Eugh, but that last line just killed me. I have to echo the above commenters who said that that is not at all a healthy mind-frame to instill in children. The Old Jedi Order was in desperate need of a reform - as close to the darkness unfolding and unable to see clearly as they were - and something tells me that Kash is going to make those realizations and find his place. Even if it isn't quite what he expected or wanted from life now. [face_thinking]

    Excellent work, as always! I can't wait to read more. :)

    =D=
     
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  23. Ewok Poet

    Ewok Poet Force Ghost star 6

    Registered:
    Jul 31, 2014
    I get the weirdest things ever happening with your stories. Next to that one where I lost the comment a total of seven times, there's this one. I was sure I left a comment last night, I even remember some of the words - but looks like it was one of those dreams that seemed way too convincing. I woke up and there was nothing in the comment box and nothing posted. Oookay... o_O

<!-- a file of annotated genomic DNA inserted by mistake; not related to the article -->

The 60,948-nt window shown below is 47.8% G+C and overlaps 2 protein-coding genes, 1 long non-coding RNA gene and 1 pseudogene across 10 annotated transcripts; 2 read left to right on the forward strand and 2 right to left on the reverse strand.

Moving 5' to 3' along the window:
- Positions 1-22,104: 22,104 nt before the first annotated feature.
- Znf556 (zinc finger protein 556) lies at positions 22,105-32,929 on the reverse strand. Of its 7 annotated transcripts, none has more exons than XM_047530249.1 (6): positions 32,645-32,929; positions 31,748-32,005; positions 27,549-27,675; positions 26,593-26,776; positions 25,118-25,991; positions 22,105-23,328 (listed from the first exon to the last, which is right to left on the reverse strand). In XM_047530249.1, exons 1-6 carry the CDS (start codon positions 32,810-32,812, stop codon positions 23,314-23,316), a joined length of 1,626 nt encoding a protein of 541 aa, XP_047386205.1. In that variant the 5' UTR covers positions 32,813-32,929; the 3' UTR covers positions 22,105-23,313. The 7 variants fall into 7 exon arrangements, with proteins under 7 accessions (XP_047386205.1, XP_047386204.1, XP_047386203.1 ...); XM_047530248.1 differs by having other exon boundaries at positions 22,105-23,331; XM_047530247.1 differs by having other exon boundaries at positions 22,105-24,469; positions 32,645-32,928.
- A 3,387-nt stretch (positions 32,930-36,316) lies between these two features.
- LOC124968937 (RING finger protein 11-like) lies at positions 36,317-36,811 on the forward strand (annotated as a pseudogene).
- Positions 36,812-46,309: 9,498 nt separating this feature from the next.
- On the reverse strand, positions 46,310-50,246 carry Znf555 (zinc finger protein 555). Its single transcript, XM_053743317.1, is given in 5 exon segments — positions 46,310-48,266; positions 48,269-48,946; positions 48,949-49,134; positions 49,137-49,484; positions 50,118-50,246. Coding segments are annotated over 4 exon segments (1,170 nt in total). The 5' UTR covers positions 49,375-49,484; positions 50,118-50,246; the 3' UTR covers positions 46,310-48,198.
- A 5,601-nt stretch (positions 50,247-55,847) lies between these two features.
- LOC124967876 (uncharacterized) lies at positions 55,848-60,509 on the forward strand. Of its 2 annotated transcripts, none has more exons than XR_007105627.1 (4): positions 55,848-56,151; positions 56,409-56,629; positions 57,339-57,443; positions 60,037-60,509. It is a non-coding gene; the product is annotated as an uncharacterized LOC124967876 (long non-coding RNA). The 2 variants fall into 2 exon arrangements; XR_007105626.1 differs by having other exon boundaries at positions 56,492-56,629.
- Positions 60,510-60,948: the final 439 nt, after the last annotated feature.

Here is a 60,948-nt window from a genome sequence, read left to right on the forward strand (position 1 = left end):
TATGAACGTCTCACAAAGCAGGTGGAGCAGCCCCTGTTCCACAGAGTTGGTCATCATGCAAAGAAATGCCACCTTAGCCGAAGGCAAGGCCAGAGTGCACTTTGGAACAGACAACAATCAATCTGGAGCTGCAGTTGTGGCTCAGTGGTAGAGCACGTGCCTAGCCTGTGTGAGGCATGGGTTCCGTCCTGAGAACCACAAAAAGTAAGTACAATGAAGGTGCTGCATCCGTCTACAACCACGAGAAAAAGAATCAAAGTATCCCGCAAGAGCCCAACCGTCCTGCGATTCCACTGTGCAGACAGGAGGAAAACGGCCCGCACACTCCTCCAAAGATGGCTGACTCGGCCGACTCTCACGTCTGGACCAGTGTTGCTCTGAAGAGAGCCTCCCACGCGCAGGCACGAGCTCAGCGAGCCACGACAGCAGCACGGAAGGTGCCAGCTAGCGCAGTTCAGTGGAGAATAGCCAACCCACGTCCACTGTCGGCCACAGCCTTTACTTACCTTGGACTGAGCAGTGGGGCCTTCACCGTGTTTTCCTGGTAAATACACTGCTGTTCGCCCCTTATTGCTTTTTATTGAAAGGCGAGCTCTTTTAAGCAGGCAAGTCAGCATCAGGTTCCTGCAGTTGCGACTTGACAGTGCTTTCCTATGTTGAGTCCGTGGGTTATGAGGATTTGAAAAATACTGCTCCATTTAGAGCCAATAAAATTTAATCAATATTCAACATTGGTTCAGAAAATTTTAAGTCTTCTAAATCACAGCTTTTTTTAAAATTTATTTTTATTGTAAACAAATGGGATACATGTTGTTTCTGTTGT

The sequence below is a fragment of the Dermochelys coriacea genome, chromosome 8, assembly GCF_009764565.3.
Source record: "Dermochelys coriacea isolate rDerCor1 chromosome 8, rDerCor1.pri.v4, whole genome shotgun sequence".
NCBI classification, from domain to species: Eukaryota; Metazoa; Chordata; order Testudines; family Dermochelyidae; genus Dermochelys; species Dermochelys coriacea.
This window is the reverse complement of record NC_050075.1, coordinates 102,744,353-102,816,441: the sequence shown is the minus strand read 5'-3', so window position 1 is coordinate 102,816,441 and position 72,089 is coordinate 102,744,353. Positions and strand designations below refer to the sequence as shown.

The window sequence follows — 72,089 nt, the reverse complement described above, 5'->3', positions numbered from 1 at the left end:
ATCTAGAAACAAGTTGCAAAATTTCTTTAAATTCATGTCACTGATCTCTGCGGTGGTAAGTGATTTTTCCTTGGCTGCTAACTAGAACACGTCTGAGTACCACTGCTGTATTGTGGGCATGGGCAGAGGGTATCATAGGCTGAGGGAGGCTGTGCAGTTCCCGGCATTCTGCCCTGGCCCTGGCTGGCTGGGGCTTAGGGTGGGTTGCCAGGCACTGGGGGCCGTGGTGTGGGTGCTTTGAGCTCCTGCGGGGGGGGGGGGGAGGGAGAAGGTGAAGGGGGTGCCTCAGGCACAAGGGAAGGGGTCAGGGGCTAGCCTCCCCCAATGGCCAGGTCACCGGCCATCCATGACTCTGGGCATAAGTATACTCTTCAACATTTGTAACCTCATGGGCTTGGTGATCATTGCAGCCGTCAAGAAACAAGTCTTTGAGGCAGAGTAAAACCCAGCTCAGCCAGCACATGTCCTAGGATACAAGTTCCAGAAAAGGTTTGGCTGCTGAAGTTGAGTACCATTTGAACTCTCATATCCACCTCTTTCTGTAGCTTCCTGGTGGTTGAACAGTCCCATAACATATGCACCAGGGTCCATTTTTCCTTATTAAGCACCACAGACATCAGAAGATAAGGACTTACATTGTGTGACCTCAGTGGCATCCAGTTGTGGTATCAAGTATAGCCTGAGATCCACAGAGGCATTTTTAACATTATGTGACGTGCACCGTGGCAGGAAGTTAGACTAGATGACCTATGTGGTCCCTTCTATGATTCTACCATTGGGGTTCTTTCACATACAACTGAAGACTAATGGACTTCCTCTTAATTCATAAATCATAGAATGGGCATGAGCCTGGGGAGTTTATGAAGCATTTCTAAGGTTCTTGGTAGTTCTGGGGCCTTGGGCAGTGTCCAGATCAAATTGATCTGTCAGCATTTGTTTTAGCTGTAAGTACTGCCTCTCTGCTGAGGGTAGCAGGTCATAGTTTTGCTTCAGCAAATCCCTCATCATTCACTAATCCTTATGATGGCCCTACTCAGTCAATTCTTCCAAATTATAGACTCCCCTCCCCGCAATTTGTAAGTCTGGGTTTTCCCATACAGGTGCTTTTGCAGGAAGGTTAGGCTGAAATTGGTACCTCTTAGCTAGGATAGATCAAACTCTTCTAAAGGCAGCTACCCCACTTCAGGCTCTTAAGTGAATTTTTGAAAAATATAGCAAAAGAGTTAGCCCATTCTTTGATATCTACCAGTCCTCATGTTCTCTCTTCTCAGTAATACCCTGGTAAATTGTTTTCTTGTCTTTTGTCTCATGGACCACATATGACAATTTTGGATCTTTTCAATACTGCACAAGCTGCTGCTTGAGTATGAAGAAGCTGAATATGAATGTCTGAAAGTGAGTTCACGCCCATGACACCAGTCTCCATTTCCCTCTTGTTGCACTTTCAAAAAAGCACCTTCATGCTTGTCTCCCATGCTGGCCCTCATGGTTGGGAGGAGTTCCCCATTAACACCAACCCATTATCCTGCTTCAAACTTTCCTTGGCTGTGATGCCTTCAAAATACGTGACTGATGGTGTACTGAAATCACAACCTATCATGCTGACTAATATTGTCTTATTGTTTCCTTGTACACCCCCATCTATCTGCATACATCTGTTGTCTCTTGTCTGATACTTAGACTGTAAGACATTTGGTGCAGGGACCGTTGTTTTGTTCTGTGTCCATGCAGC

Well, that was...extremely soggy. I agree with Anedon - that was one great analogy overall.

    One thing that stood out in the whole thing was the following:

    For some reason, I expect that this might be one of the things that will influence Kash's eventual decision to leave. Whatever it is.

    And this is where it turns out that Saleris is not that impulsive, just that Kash's impulsive for...different things. He appears to be lacking some peace of the mind necessary to finish that ultimate task that would make him a Jedi. It's as if everything is pointing out that his destiny, perhaps Destiny, with a capital D, lies somewhere else. Somewhere where somebody like him will be appreciated for what it is - the stuff that the Jedi Order claims everybody is, yet they aren't.

    I also wonder about this little piece of repetition...

    ...because, in a way, it rains and pours on Kash himself and once he knows what he was destined for, he will see a brighter day.
     
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  24. divapilot

    divapilot Force Ghost star 4

    Registered:
    Nov 30, 2005